Truck driver escapes injury, but fined after bridge collapse in rural N.S.

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Truck driver escapes injury but fined after bridge collapse in rural N.S.
WATCH: A bridge collapse in rural Colchester County gave a shock to locals. Despite the jarring scene, RCMP say the driver of the transport truck was uninjured. But the province has levied a summary offence ticket to the trucking company and says others are pending. Callum Smith reports – Jun 13, 2023

A fine has been issued after a bridge collapsed under the weight of a transport truck in Nova Scotia’s Colchester County Tuesday morning.

RCMP spokesperson Cpl. Chris Marshall said police received a call around 7 a.m., saying a truck had been crossing a bridge on Lake Road in French River when it collapsed.

“The driver was the only person in the truck. They managed to get out uninjured,” he said.

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The driver of the transport truck, which was carrying lumber, was the one who made the 911 call, Marshall said.

Lake Road has closed down and motorists are asked to use Trout Brook Road or Cooper Road instead. The road closure will be indefinite.

In a statement, Public Works spokesperson Gary Andrea said the class of truck on the bridge was not permitted on that section of Lake Road “due to the road’s classification for truck weight and configuration.”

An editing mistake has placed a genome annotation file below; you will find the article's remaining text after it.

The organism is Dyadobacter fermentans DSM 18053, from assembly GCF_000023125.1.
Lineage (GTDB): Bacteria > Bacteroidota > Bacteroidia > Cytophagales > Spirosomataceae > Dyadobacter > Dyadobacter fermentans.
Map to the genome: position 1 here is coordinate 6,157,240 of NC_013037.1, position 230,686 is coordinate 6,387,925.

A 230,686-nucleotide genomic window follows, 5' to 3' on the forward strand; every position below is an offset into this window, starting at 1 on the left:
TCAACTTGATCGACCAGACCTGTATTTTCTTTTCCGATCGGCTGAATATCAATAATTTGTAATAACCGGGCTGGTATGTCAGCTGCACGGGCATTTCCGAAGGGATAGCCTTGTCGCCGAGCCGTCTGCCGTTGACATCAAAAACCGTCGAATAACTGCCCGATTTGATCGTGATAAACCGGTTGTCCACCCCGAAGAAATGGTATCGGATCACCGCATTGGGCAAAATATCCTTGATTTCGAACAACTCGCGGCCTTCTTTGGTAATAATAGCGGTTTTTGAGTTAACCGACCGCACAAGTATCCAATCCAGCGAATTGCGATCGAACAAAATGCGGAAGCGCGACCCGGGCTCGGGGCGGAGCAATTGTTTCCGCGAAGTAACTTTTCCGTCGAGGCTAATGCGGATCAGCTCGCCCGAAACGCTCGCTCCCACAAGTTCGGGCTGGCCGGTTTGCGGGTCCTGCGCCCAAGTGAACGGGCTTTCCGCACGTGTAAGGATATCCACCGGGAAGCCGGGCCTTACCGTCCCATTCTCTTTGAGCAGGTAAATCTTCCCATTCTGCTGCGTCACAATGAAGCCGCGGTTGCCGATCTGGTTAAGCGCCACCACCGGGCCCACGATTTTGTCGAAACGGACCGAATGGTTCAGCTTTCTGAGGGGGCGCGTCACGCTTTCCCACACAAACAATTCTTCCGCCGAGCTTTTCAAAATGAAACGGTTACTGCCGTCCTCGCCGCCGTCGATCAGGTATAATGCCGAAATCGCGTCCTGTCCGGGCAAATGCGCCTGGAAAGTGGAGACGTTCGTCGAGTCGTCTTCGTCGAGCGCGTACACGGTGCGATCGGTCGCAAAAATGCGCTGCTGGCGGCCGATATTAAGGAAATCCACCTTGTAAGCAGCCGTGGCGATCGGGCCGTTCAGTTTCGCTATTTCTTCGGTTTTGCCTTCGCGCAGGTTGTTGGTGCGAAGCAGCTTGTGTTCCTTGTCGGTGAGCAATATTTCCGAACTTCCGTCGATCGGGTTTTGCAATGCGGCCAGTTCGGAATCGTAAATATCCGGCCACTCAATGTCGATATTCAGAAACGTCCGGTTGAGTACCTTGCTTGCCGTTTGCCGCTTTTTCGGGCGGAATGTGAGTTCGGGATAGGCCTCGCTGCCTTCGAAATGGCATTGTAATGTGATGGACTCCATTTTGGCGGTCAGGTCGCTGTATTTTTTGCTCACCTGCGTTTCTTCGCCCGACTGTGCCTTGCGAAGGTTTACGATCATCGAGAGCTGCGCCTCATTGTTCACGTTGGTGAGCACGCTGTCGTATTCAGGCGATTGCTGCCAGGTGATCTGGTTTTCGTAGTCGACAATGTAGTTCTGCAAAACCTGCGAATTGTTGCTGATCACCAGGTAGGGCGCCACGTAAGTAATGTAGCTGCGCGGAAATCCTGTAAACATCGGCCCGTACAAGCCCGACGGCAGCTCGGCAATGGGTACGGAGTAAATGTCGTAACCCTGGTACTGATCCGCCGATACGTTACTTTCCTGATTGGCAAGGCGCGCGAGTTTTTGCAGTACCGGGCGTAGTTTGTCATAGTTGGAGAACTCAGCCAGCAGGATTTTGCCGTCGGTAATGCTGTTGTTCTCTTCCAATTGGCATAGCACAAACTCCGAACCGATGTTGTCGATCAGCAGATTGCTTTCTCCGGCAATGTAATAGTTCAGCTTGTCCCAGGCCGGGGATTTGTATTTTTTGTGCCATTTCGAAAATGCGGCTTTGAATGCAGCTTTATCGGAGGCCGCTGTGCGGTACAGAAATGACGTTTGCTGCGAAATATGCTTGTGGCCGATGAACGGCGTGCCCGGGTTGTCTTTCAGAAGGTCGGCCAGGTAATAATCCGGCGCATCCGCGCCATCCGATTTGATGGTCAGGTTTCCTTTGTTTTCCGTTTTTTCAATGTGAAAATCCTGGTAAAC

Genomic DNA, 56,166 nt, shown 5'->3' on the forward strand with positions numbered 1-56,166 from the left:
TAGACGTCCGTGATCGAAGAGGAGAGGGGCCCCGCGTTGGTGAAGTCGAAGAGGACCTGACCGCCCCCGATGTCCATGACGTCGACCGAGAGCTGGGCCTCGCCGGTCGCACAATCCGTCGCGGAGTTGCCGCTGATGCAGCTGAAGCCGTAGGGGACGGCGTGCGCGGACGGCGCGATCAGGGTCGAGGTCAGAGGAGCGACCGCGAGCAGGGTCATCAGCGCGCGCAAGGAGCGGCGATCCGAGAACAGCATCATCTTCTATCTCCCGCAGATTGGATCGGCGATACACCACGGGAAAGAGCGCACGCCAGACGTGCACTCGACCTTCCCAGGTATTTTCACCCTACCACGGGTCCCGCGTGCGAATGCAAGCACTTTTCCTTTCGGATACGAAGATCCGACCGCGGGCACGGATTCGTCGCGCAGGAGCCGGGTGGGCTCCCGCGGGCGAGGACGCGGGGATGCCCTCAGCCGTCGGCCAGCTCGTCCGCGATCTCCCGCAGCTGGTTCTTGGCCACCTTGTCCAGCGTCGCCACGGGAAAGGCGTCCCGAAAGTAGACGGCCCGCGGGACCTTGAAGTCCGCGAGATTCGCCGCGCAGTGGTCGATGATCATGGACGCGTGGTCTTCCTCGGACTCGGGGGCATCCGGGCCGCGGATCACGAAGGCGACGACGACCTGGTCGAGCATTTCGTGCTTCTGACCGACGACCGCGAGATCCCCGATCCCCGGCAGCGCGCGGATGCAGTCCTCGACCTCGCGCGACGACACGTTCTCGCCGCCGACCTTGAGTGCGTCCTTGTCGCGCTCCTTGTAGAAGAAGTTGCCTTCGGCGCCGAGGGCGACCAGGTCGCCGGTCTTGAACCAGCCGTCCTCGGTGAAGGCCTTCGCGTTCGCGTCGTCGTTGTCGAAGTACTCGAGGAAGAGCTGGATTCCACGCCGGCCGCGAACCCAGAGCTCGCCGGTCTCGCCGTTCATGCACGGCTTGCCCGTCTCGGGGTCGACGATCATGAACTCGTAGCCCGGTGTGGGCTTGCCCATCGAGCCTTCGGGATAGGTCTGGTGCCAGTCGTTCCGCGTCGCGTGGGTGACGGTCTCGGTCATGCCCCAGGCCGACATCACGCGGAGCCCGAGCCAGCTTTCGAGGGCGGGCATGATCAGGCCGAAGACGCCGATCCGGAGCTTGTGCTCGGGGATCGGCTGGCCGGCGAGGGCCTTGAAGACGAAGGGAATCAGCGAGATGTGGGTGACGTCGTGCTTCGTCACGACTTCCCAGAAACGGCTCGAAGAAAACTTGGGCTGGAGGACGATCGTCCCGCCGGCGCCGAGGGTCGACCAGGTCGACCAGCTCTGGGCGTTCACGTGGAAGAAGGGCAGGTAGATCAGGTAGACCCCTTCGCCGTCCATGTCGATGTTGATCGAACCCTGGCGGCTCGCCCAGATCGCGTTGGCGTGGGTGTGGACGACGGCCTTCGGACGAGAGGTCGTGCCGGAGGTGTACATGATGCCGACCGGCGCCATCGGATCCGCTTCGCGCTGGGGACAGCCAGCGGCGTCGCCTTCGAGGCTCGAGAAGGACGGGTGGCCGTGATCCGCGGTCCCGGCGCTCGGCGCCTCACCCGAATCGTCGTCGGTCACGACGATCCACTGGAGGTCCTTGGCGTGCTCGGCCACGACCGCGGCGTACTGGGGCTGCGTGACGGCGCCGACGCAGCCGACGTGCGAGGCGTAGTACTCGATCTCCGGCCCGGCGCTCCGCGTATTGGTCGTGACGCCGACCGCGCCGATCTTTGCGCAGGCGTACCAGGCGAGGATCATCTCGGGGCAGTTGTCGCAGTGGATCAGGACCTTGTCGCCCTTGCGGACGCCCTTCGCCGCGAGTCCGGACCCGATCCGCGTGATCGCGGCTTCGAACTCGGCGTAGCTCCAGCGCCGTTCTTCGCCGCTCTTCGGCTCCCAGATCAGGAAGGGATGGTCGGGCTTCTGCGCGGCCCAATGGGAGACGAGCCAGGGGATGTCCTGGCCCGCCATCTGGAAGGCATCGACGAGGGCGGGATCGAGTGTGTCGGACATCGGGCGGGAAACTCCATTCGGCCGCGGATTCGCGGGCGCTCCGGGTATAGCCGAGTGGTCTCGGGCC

He said the driver was issued one summary offence ticket and others are pending. Fines can range from $237 to $4,100.

“Commercial trucks have a responsibility to be aware of road classifications,” he said. “We do not have a timeline on how long the bridge will be closed, or how long the investigation will last.”

Officials have indefinitely closed Lake Road to traffic due to a bridge collapse.

He said due to an ongoing investigation, the province is unable to comment on details of the bridge or provide inspection reports. However, he noted that about 600 bridges — or 14 per cent — are rated 4/9 or less and need to be upgraded.

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“A bridge in that condition is still considered safe and receives more intensive and more frequent inspections,” he said.

“As part of the department’s annual Five-Year Highway Improvement Plan, we have dozens of bridge projects in various stages of planning and construction, for both replacement and rehabilitation.”

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